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Performing Bitwise Operations on Images using OpenCV

OpenCV is a library of programming functions mainly aimed at real-time computer vision. In this article, we are going to perform bitwise operations on images using OpenCV.

When do we require bitwise operations to be performed on images?

Bitwise operations are performed on an image when we need to extract only the required parts of the image. Consider a situation, in which we need to extract an irregular-shaped object from an image and paste it on another image. That’s exactly when we use bitwise operations on the image to separate the foreground from the background.

Let us begin with the basics…

And, Or and Not operations on images

OpenCV has inbuilt methods to perform and, or and not operations. They are bitwise_and, bitwise_or, and bitwise_not. Consider the below two black and white images. Let us perform these three operations between these two images and observe the result.

#import opencv
import cv2 as cv
#read the images
img1 = cv.imread('circle.png')
img2 = cv.imread('background.png')
bitwise_AND = cv.bitwise_and(img1, img2)
bitwise_OR = cv.bitwise_or(img1, img2)
bitwise_NOT = cv.bitwise_not(img1)
if cv.waitKey(0) & 0xff == 27:

The output of the above code snippet will be as follows..

Application of bitwise operations in masking

Bitwise operations are used to extract specific regions of interest from images by using masks. Masks can be created by performing thresholding on images. Let us see this with an example. Consider the images below.

Photo by Simon John-McHaffie on Unsplash
Photo by Neven Krcmarek on Unsplash

Now say we want to extract the moon from the second image and paste it on the upper left corner of the first image. Here is how we do it using masks.

import cv2 as cvimg1 = cv.imread('night_sky.jpg')
img2 = cv.imread('moon.jpg')
img_2_shape = img2.shape
roi = img1[0:img_2_shape[0],0:img_2_shape[1]]
img2gray = cv.cvtColor(img2,cv.COLOR_BGR2GRAY)
ret, mask = cv.threshold(img2gray, 10, 255, cv.THRESH_BINARY)
mask_inv = cv.bitwise_not(mask)
# Now black-out the area of moon in ROI
img1_bg = cv.bitwise_and(roi,roi,mask = mask_inv)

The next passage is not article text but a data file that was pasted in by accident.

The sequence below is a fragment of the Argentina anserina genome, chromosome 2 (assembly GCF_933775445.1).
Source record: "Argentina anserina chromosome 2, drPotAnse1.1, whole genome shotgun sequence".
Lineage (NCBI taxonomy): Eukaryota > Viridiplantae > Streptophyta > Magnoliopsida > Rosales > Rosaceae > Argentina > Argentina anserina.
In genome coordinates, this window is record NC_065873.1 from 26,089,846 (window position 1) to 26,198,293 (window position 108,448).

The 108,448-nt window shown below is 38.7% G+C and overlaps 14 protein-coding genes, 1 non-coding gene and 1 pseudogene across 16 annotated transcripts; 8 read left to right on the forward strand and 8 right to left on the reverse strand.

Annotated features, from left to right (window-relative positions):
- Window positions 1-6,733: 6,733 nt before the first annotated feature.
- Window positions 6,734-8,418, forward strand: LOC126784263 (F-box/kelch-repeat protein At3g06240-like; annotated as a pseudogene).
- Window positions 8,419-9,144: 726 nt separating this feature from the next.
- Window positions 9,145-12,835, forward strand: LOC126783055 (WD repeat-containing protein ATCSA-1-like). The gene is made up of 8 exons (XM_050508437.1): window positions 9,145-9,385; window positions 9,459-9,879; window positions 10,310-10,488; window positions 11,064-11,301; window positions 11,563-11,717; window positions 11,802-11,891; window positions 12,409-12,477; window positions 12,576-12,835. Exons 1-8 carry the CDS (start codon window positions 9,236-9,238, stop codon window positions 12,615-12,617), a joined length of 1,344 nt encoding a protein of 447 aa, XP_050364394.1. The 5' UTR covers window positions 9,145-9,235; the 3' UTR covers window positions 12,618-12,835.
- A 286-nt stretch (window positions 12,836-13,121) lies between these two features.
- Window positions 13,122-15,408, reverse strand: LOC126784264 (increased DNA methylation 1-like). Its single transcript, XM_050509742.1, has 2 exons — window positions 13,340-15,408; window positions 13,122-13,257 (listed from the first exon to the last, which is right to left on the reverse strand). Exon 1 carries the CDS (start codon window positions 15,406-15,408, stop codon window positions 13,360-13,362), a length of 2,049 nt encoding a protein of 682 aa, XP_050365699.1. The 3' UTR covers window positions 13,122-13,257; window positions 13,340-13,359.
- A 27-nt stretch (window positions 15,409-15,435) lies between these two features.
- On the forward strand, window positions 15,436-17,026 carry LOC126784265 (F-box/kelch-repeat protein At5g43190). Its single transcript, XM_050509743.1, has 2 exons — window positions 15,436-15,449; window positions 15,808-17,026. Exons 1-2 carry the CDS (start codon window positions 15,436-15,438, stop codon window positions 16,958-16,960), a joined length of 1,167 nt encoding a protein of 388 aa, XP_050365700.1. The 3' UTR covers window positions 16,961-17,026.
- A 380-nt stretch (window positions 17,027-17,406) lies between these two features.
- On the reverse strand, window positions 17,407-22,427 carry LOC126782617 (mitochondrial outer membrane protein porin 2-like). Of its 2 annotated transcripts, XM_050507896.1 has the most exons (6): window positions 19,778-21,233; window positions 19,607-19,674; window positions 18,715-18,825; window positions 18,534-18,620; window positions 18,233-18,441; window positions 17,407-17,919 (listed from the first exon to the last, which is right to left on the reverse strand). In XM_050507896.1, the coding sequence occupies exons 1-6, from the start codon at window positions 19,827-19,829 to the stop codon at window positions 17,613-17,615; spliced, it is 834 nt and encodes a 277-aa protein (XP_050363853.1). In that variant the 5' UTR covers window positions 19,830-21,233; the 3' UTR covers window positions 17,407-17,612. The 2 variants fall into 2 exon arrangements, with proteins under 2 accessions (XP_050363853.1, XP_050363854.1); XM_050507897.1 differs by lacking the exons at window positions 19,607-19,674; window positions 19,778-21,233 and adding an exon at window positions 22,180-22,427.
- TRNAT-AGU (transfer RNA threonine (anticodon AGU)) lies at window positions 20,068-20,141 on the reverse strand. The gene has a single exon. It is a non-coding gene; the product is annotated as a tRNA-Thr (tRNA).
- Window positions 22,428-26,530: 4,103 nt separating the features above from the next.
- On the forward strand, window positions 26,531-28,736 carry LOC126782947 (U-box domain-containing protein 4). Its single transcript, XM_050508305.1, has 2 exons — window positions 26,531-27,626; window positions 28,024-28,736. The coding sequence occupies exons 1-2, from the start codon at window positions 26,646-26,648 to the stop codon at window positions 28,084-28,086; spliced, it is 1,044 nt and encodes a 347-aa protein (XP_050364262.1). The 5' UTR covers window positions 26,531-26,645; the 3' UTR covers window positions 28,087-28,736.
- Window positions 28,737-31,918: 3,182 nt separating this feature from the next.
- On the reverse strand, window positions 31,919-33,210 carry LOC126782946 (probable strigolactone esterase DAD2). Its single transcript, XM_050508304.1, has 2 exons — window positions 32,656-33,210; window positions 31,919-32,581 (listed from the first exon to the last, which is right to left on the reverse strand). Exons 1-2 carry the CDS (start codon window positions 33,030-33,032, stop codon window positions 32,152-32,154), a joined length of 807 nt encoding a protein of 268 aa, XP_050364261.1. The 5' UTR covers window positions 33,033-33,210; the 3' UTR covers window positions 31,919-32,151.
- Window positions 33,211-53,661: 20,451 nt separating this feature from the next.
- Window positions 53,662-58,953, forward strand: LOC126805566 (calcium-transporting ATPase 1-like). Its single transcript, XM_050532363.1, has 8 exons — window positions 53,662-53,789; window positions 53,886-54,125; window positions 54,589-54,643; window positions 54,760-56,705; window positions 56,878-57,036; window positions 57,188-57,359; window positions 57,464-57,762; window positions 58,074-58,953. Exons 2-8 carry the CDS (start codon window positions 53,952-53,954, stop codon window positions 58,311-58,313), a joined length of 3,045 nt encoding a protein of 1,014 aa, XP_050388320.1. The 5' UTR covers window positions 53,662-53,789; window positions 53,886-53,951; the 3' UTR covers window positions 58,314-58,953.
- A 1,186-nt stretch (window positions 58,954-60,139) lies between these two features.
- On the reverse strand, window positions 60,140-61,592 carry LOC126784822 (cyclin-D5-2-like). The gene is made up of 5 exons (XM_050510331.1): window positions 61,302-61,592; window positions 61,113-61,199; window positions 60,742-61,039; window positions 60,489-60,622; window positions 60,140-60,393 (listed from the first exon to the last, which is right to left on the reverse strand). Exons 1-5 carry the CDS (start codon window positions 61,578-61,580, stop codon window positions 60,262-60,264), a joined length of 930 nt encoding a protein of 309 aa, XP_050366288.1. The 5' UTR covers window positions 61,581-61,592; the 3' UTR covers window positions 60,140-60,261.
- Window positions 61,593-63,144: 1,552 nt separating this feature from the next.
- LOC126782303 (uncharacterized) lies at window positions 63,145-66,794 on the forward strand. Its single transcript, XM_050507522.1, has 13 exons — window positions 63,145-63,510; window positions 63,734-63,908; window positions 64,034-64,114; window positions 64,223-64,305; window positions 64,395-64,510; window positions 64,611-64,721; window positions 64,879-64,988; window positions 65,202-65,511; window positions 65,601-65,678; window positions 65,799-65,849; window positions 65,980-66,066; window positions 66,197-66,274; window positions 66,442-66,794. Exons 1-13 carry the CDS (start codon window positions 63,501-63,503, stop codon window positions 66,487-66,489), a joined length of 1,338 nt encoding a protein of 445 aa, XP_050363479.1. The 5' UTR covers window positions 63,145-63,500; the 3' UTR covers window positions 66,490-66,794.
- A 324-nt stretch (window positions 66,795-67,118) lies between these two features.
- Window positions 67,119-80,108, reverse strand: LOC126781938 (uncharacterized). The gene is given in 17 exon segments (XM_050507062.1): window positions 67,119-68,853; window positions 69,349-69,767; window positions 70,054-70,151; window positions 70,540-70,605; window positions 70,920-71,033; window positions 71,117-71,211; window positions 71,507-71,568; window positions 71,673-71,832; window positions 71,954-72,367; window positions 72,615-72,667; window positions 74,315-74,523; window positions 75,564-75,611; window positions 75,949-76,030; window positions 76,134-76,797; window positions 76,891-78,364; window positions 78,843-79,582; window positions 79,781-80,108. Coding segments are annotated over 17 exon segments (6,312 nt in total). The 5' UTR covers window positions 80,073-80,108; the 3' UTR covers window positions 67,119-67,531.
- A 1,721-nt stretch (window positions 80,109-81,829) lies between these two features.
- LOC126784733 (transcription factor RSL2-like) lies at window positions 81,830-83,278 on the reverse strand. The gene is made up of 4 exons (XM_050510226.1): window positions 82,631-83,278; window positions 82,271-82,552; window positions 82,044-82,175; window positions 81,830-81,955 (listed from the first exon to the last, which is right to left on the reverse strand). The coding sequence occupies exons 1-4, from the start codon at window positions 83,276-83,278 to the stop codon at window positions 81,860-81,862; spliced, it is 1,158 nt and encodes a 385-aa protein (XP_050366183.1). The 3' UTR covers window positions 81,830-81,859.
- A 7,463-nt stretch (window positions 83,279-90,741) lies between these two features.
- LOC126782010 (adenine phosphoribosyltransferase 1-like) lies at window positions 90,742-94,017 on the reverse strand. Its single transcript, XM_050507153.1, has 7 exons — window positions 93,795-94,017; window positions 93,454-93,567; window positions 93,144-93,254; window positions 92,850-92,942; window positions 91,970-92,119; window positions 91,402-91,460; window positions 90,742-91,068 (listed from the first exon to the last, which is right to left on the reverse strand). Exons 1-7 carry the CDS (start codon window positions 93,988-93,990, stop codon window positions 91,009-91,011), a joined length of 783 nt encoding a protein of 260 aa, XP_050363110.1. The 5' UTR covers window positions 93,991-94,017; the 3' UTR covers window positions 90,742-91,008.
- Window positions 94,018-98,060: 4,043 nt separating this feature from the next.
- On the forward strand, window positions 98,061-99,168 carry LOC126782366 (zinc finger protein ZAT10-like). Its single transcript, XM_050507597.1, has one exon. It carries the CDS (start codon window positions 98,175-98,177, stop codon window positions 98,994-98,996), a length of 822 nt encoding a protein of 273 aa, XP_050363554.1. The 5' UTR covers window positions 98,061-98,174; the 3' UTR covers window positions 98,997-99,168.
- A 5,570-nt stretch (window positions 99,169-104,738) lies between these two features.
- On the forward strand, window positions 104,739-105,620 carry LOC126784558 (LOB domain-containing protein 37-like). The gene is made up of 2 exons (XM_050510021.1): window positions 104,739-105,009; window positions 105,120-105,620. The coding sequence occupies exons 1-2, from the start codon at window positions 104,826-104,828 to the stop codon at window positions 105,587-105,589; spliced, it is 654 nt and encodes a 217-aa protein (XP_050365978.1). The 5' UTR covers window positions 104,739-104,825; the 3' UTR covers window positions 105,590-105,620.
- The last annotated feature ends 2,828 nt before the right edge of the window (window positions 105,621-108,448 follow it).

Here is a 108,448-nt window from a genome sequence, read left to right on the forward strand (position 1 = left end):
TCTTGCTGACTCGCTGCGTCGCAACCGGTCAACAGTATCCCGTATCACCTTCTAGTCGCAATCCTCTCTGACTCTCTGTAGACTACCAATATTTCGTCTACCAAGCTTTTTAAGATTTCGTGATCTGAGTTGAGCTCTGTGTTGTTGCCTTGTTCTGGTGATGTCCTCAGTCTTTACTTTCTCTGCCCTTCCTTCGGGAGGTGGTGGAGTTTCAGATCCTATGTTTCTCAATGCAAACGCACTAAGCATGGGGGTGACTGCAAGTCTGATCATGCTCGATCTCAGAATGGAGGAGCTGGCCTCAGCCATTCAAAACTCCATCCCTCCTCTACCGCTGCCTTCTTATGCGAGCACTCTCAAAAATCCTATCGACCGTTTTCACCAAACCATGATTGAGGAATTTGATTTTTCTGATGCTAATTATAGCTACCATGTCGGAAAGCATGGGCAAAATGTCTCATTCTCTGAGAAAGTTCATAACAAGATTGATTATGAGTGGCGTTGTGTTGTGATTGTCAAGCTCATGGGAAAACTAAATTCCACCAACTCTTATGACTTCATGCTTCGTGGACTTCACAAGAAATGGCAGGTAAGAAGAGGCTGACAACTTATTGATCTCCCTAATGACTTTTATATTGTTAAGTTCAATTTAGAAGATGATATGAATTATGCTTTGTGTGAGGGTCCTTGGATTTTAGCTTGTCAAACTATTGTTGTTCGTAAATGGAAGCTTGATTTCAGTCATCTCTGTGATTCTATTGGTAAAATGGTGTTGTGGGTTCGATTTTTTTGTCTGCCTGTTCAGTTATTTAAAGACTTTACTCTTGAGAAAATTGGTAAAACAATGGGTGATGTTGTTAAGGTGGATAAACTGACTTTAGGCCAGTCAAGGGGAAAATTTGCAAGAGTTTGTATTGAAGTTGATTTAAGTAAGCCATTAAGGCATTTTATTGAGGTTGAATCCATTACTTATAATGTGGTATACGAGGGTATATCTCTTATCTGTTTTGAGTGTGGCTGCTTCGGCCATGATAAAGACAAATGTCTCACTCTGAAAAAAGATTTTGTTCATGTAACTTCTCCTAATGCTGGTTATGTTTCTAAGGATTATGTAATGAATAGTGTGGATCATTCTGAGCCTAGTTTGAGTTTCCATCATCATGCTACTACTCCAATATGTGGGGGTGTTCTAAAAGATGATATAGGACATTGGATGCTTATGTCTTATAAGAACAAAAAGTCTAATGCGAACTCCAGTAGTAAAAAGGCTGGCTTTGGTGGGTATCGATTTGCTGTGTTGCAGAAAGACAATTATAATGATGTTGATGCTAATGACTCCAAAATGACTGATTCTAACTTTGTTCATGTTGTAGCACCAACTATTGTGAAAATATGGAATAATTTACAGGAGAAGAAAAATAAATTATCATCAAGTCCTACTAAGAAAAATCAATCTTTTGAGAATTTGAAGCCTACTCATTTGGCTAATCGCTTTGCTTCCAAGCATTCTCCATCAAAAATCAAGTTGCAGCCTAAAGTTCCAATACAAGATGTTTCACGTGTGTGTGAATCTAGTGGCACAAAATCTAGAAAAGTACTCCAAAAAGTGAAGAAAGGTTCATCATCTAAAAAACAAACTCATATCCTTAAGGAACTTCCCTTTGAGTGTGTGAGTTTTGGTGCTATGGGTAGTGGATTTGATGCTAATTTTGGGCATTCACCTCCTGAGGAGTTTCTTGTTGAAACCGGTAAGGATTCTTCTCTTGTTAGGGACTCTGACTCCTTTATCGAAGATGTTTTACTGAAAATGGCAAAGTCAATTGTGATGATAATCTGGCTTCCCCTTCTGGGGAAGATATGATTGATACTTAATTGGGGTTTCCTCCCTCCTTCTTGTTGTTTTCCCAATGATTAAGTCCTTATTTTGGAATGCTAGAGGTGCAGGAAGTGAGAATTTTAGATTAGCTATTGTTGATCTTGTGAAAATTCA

print(img1.shape, mask.shape)
# Take only region of moon from moon image.
img2_fg = cv.bitwise_and(img2,img2,mask = mask)
# Put moon in ROI and modify the main image
dst = cv.add(img1_bg,img2_fg)
img1[0:img_2_shape[0], 0:img_2_shape[1]] = dst
#Create resizable windows for our display images
cv.namedWindow('img1_bg', cv.WINDOW_NORMAL)
cv.namedWindow('img2_fg', cv.WINDOW_NORMAL)
cv.namedWindow('mask', cv.WINDOW_NORMAL)
cv.namedWindow('maskinv', cv.WINDOW_NORMAL)
cv.namedWindow('res', cv.WINDOW_NORMAL)
if cv.waitKey(0) & 0xff == 27:

When the mask parameter is set to a mask in the bitwise_and method, the AND operation is performed a bit differently than when the mask parameter is set to an empty array(default value). Here are screenshots from the official OpenCV documentation on bitwise_and.

So when a mask is provided the AND operation is performed between the first and second image arrays only where the corresponding mask values do not equal zero. In our case, the first and second images are the same image. So the AND operation is performed between the same image arrays where the corresponding mask value does not equal zero.

The outputs are as follows

mask(left) and mask inverse(right)
foreground(left) and background(right)
added foreground and background
Final image after stitching the added image over the upper left corner of first image

And that’s it! this is how we use bitwise operations on images to extract regions of interest.




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